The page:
Storm Water Terms N - P

  • National Pollutant Discharge Elimination System (NPDES)
    The national program for issuing, modifying, revoking and reissuing, terminating, monitoring and enforcing permits, and imposing and enforcing pretreatment requirements, under sections 307, 402, 318, and 405 of the federal Clean Water Act.

    This is the Federal Regulation that the Storm Water Program is designed to comply with. Texas, as well as many other states, has been given authority from the Environmental Protection Agency (EPA) for where the Texas Commission on Environmental Quality (TCEQ) to monitor compliance through the Texas Pollutant Discharge Elimination Systems (TPDES). This lessens the burden on the EPA, and places more responsibility on the State agency, which in turn requires local governments to create programs, like the one at Denton County, to ensure the most appropriate Best Management Practices (BMPs) are being used.
  • Non-point source pollution
    Any source of any discharge of a pollutant that is not a "point source."

    This is pollution of water as the water flows over the surface of the earth. This includes anything that water flowing over the surface can pick up and carry with it on its way to our lakes can become non-point sources of pollution, such as:
    • Construction debris
    • Improper outdoor chemical storage
    • Lawn chemicals
    • Sediments
    • Soaps

      Non-point source pollution is difficult to manage, because it is often hard to determine the location where the pollution is taking place.
  • Point source pollution
    Any discernible, confined, and discrete conveyance, including but not limited to, any source from which pollutants are or may be discharged, such as:
    • Channel
    • Concentrated animal feeding operation
    • Conduit
    • Container
    • Discrete fissure
    • Ditch
    • Landfill leachate collection system
    • Pipe
    • Rolling stock
    • Tunnel
    • Vessel or other floating craft
    • Well

      This term does not include return flows from irrigated agriculture or agricultural storm water runoff.

      This is the typical kind of pollution most people are familiar with. However, more stringent regulations have brought decreases in this type of pollution. While these sources of pollution have not been eliminated, they are not as prevalent as they once were.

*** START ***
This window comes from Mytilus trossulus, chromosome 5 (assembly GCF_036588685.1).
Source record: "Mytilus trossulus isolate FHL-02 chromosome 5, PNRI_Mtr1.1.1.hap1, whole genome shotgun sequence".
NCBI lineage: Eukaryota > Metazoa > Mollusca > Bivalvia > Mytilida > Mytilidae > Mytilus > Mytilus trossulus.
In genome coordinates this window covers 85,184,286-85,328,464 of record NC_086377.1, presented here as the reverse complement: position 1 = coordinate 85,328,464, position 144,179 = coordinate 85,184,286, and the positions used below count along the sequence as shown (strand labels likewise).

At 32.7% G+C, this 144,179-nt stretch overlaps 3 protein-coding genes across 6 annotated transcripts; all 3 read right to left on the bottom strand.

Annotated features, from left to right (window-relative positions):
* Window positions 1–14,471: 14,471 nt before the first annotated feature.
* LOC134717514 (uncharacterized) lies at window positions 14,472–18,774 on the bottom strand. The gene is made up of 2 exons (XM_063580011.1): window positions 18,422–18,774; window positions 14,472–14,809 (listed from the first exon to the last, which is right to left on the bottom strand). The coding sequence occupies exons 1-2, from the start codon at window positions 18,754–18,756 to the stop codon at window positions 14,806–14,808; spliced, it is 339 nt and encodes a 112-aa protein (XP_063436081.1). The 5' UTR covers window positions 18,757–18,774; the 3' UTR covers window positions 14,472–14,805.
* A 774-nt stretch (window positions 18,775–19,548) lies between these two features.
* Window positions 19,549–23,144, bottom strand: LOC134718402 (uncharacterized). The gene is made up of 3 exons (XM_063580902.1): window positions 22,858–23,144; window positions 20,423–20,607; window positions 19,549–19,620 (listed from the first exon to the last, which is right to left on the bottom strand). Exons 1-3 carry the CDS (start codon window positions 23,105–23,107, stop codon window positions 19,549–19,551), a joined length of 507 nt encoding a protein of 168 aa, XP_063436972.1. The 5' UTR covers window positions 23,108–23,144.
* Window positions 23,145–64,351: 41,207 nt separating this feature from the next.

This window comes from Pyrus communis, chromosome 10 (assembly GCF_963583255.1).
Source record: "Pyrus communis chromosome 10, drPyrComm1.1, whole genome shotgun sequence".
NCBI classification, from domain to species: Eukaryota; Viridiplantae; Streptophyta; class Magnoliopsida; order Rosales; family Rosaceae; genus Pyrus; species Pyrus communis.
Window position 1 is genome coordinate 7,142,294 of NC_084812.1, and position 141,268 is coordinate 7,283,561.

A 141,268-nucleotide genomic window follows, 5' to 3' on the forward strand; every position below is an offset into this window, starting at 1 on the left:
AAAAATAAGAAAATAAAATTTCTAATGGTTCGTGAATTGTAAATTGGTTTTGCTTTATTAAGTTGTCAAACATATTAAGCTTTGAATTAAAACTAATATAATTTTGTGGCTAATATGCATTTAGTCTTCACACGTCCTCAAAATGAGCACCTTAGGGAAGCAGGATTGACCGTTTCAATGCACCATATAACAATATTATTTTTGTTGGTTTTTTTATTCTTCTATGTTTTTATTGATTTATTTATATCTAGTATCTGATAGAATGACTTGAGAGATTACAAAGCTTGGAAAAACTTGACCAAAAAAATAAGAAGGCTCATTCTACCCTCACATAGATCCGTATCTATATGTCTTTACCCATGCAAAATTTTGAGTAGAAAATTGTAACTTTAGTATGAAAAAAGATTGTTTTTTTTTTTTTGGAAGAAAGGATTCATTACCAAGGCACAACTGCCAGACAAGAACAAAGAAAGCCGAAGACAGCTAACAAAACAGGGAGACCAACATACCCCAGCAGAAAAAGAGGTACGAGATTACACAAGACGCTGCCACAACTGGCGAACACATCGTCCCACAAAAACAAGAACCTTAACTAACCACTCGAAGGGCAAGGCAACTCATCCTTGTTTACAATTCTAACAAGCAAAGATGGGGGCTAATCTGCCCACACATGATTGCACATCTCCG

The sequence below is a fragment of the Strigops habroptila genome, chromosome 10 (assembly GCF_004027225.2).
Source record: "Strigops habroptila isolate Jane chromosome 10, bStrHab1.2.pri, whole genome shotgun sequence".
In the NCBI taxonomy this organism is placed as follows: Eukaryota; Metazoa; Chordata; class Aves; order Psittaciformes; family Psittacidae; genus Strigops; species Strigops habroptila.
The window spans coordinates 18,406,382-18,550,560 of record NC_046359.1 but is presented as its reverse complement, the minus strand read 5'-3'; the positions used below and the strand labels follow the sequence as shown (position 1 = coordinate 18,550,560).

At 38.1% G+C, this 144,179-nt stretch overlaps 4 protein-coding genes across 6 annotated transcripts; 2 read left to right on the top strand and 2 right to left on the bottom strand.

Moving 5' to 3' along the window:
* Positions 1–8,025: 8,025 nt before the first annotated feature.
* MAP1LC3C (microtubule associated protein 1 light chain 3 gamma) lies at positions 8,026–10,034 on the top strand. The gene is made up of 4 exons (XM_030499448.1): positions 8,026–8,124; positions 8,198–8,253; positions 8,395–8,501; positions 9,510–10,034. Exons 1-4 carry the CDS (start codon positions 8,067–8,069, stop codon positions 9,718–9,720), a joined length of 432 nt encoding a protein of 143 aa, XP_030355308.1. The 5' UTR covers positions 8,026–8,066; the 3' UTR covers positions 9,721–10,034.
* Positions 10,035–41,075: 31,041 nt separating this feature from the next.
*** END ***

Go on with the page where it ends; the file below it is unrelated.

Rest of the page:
• Pollutant
    • Biological materials
    • Cellar dirt
    • Chemical wastes
    • Dredged spoil
    • Filter backwash
    • Garbage
    • Heat
    • Incinerator residue
    • Munitions
    • Radioactive materials
    • Rock
    • Sand
    • Sewage
    • Sewage sludge
    • Solid waste
    • Toxic materials
    • Waste discharged into water or into the municipal separate storm sewer system including:
      • Agricultural
      • Industrial
      • Municipal
      • Recreational
    • Wrecked or discarded equipment

      A pollutant can be any number of things. While many people think of different chemicals as pollutants, anything that added to the water that causes a change in temperature (up or down), or increases the turbidity (cloudiness), is a pollutant as well. When talking about pollutants, it is always good to remember that a pollutant does not stay where it was released. Rather in the water or in the air, it will move, often to locations many miles away from where it was released.
  • Pollution
    The alteration of the physical, thermal, chemical, or biological quality of, or the contamination of, any Water of the State or Water of the United States, that renders the water harmful, detrimental, or injurious to humans, animal life, vegetation, or property, or to the public health, safety, or welfare, or impairs the usefulness or the public enjoyment of the water for any lawful or reasonable purpose.

    This is the effect on the water of the pollutant. Different types of pollution have different solutions. The best solution of all is prevention!! Trying to fix something after it is broken is always more difficult than preventing the wreck.